Amongst the various articles within the Drunk Driving section of this blog, I have addressed the issue of avoiding Jail in 1st Offense DUI cases, 2nd Offense cases, and 3rd Offense cases, albeit separately. It has been politely suggested to me that not everyone wants to engage in the kind of time consuming, in-depth research that I find so interesting, and that some would prefer a single, more overview-type article about staying out of Jail in DUI cases covering all 3 levels of the Offense. This 2-part article will be my best attempt to do that.
At the risk of being both repetitive and overbearing, it is, I think, worth pointing out that my experience as a DUI Lawyer spans more than 20 years. I don't handle Divorce cases (never have), Don't do Wills (never have), and don't sue anybody. The bread and butter of what I do is DUI and Driver's License Restoration (which itself arises from multiple DUI's). Accordingly, what I am about to describe below is the product of tremendous experience handling DUI cases. It's not merely a part of what I do; it is the very foundation of what I do, day-in and day-out.
That said, in more recent years I have been able to restrict my DUI practice to the Tri-County area around Detroit. My Website's name, macombduidefense.com, should be a clue to that. I handle DUI cases in Macomb, Oakland and Wayne Counties. Once in a while, I'll take a case in Lapeer or St. Clair County, or even Livingston County, but I do not and will not go beyond these areas. As a result, some, or even much of what I say may not apply to cases pending in other Counties.
After being hired, the first thing any good DUI Lawyer is going to examine is whether there is some way to beat the charge, or have some of the evidence (usually from the Stop, the Field Sobriety Tests, or the Chemical Testing, meaning Breath or Blood) "thrown out."
Even if a challenge to the evidence may not result in an outright dismissal of the charge, it can possibly aid the Lawyer in getting the case knocked down to a non-alcohol traffic charge. To be truthful, this examination is (and should be) undertaken in every case, but finding such "problems" with the evidence is far more the exception, rather than the rule.
This means that the vast majority of DUI Arrests will hold up, and the person will have to deal with a DUI charge as a DUI charge. Still, it doesn't hurt to "dot the I's and cross the T's" and make sure that case is solid.
What I am about to say next, while good news to the reader, has the potential to cost me money, but we'll get to that later.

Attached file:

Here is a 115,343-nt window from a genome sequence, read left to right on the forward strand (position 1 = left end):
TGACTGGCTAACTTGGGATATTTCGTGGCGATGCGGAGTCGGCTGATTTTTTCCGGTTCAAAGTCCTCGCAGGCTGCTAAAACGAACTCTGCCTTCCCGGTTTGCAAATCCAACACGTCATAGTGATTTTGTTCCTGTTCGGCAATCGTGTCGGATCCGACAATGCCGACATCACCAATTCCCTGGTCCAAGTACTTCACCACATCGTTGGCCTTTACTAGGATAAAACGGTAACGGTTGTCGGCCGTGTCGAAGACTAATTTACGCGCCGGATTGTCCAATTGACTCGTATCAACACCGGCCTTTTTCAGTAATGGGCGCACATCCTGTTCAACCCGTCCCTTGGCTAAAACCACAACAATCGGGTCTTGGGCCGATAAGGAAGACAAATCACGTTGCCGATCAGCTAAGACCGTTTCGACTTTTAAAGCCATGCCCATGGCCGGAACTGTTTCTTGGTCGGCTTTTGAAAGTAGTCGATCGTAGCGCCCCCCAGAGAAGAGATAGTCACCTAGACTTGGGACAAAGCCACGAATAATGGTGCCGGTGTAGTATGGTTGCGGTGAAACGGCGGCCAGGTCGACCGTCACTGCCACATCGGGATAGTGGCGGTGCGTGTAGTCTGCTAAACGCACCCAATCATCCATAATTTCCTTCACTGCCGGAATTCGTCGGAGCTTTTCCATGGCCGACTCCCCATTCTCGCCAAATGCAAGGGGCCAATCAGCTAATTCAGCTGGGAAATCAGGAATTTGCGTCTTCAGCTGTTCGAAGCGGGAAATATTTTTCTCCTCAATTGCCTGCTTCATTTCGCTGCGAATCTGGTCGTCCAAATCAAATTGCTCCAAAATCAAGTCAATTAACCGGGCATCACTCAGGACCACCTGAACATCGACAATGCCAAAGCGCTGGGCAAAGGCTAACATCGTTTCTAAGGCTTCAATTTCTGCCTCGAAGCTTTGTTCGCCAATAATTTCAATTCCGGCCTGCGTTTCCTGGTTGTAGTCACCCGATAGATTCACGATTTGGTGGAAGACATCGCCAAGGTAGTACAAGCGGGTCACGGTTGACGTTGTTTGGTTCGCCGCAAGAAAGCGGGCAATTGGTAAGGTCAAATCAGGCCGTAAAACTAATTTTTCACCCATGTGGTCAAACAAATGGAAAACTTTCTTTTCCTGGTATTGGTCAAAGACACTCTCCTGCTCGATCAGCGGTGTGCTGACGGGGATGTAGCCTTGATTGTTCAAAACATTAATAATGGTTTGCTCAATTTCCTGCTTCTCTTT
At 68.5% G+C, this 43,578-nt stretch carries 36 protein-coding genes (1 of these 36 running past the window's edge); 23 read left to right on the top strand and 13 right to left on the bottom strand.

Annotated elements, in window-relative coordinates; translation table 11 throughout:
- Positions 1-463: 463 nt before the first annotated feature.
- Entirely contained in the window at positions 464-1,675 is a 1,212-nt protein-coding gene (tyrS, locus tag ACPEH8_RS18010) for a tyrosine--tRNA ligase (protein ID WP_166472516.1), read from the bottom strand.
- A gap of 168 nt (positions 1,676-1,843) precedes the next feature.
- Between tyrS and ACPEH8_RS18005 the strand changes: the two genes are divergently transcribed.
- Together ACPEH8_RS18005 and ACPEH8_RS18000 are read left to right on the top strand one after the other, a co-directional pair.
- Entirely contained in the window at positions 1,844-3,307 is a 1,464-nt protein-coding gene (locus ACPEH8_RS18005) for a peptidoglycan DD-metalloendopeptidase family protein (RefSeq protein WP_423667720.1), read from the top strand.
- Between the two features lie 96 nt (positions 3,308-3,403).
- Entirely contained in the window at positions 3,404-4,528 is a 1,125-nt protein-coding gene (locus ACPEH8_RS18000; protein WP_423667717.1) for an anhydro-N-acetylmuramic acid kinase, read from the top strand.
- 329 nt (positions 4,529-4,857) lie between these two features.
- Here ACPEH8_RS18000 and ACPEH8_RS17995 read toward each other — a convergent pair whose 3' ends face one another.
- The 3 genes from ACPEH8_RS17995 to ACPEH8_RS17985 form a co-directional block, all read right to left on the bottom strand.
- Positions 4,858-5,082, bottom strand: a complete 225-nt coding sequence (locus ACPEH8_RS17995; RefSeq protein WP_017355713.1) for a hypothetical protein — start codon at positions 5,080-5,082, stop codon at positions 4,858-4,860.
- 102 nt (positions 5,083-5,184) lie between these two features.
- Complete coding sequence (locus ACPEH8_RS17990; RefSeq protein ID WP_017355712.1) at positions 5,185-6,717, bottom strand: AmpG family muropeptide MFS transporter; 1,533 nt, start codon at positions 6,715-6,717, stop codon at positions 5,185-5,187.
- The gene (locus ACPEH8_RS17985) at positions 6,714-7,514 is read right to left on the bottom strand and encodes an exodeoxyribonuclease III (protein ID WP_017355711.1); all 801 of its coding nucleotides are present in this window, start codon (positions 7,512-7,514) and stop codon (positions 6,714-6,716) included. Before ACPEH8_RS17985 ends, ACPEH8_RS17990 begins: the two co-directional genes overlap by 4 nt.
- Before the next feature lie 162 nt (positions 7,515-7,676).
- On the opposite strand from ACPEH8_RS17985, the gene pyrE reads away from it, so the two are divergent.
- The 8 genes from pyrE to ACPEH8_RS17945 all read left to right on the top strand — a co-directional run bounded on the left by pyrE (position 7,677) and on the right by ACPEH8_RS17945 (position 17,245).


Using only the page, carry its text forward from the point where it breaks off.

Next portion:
In every Court in which I practice, with the sole exception of 1 Judge in the 48th District Court in Bloomfield Hills, a 1st Offense DUI case, absent some aggravating and compelling circumstances, will virtually NEVER result in a Jail sentence. In Macomb County, you can take that to the bank.
The reason I mention the money thing is that it angers me to see anyone paying over money to a Lawyer in a garden variety 1st Offense DUI case with their primary thought being that the Lawyer will keep them out of Jail. And it angers me even more to know that some Lawyer is accepting that person's money on that basis. Using scare tactics to get hired, or even allowing someone to incorrectly believe that you are sparing them a fate they have essentially ZERO risk of suffering, is just plain wrong. I won't do that.
I'll say it again: In anything short of an aggravated or exceptional 1st Offense DUI case, with the sole exception of 1 rather well-known Judge in the 48th District Court in Bloomfield Hills, a person, no matter who their Lawyer, will NOT be going to Jail.
This means that a person facing a 1st Offense DUI should choose their Lawyer for reasons other than just making sure they stay out of Jail. They're not going to Jail in the first place. If the Lawyer's pitch is that they will "avoid Jail" for the Client, then they're not only getting paid to prevent something from happening that isn't going to happen, anyway, but they are likewise missing the whole point of what the Lawyer should be doing for the Client in exchange for that money.
And that "point" is to minimize consequences. Not going to Jail is a great thing, but being stuck on Probation forever, and being forced into frequent breath and urine testing, and attending all kinds of classes and counseling, and getting saddled with endless hours of community service is no picnic, either. I have observed before that at the time someone is facing a DUI, and their first fear is Jail, they'll pretty much agree to anything in place of Jail. That's a normal reaction.